The Young Persons’ Money Index 2015 is a study of over 2,000 children between 15 and 18, in full-time education in the UK.
Alison Pask, Vice Principal of ifs University College, says in the report: “Originally commissioned in the early part of 2014 by financial education specialist ifs University College, the first Young Persons’ Money Index revealed a concerning, if not unexpected picture of financial literacy among UK teenagers.
Where it existed, financial education was delivered in schools and colleges inconsistently, in a piecemeal fashion and unfortunately, was largely ineffective.
“The college firmly believes that every teenager should receive consistent and high quality learning experiences and should leave school for the next stages of their lives with the confidence and ability to manage their own personal finances. Today’s students are tomorrow’s consumers and we owe it to them to understand their hopes and concerns for their futures.”
The report focuses on four areas: financial education, expectations, financial behavior and effects of the education. The main theme emerging from the research is that, despite 97 percent of respondents considering themselves ‘financially active’, fewer GCSE students say they learn about personal finance in school compared to 2014’s results. Many claim to learn about money from their parents, relying on them to manage bank accounts and spending. This can be a good influence if the right habits are taught – but if unrealistic expectations or limits are set, this could have an effect in later life.
So, how can a school play its part in ensuring the financial awareness of its’ students? Some subjects already contribute to this, with 37 percent of students reporting that they learn through Economics classes and 36 percent through Maths. In post-16 education, students learn about finances in Economics and PSHE (26 percent in each).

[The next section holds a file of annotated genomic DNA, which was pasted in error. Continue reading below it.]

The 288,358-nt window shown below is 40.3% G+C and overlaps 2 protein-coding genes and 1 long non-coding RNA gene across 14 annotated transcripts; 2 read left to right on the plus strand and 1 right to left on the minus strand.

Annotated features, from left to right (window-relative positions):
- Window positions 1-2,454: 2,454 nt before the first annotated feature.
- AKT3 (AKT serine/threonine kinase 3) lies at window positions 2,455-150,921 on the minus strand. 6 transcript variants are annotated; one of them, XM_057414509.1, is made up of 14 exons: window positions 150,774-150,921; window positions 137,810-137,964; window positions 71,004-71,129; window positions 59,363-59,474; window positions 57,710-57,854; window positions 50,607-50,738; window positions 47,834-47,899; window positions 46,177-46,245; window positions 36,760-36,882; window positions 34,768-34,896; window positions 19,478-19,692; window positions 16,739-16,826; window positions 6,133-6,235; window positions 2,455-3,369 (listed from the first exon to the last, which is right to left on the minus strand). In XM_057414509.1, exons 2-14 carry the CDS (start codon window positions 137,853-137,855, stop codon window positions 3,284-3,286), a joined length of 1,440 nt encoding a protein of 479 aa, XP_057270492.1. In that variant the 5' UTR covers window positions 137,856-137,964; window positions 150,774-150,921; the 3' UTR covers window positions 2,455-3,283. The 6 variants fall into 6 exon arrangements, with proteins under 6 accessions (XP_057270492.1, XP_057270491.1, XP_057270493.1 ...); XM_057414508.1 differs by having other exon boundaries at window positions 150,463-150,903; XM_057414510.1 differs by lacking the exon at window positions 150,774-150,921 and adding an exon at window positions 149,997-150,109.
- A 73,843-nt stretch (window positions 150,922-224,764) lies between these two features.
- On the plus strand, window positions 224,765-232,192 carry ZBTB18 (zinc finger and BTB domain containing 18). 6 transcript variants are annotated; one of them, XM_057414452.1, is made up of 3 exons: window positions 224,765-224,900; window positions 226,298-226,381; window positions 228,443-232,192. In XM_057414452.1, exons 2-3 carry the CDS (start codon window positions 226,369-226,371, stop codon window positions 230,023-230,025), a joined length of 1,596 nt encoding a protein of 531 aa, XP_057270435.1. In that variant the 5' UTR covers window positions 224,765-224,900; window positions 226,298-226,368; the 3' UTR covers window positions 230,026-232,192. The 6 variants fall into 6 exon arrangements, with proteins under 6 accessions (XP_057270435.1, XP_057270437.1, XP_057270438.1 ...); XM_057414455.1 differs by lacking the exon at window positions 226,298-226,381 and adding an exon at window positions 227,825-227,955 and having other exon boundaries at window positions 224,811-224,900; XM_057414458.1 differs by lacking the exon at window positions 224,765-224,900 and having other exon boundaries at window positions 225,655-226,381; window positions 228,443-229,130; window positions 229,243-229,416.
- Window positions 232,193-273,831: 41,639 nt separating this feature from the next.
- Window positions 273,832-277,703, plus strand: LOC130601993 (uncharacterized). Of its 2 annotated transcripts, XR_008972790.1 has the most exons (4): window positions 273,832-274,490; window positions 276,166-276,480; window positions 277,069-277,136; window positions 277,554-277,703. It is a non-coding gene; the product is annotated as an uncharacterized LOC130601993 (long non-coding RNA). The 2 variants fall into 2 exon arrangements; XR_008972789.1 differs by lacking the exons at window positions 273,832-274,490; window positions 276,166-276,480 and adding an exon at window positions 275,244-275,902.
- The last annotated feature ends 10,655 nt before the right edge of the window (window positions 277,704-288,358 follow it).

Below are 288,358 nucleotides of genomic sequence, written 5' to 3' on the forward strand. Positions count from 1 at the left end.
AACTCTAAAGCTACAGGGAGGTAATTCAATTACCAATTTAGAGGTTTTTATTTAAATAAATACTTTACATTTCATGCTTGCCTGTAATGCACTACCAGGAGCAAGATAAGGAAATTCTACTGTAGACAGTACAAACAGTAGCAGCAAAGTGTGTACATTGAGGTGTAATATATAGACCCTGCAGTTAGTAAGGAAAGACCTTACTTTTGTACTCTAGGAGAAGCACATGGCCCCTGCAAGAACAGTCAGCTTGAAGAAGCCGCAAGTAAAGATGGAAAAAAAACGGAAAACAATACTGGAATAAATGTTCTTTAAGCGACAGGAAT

Kathy Crewe-Read, Head of Wolverhampton Grammar School, says: ‘Clearly this report is telling us nothing new in that many students are still lacking the skills and knowledge they deserve about how to understand their financial world. At Wolverhampton Grammar School, we expect all students will have to manage their own finances to some extent and as would-be voters we want our young people to be informed enough to be able to hold the economic and fiscal policy of the government to account.
“Aspects of finance are incorporated into both the curriculum from year seven, extracurricular clubs like debating and economic societies are available to get students to discuss what economics means to them and many of our sixth form take an optional qualification from the Institute of Financial Studies, aimed at increasing their confidence and competence to plan and manage their finances as adults. Schools shouldn’t just teach that which is stipulated by government, but should look to how they can creatively incorporate financial debate, discussion and understanding into co-curricular activities too.’
Key research findings
- 28% of 17-18 year olds receive formal financial education prior to starting university or work
- 56% feel they have enough knowledge to manage their own money
- Students earn an average of £111.28 per month, mainly from part-time jobs
The report concludes that students need more skills around personal finance to support and give them confidence in the next stage of their lives. Suggestions include teaching how to manage bank accounts and bills, or more consistent Citizenship teaching.
Do you think schools should do more to educate students about personal finance or is it the responsibility of parents? Tell us at Stephanie.firstname.lastname@example.org
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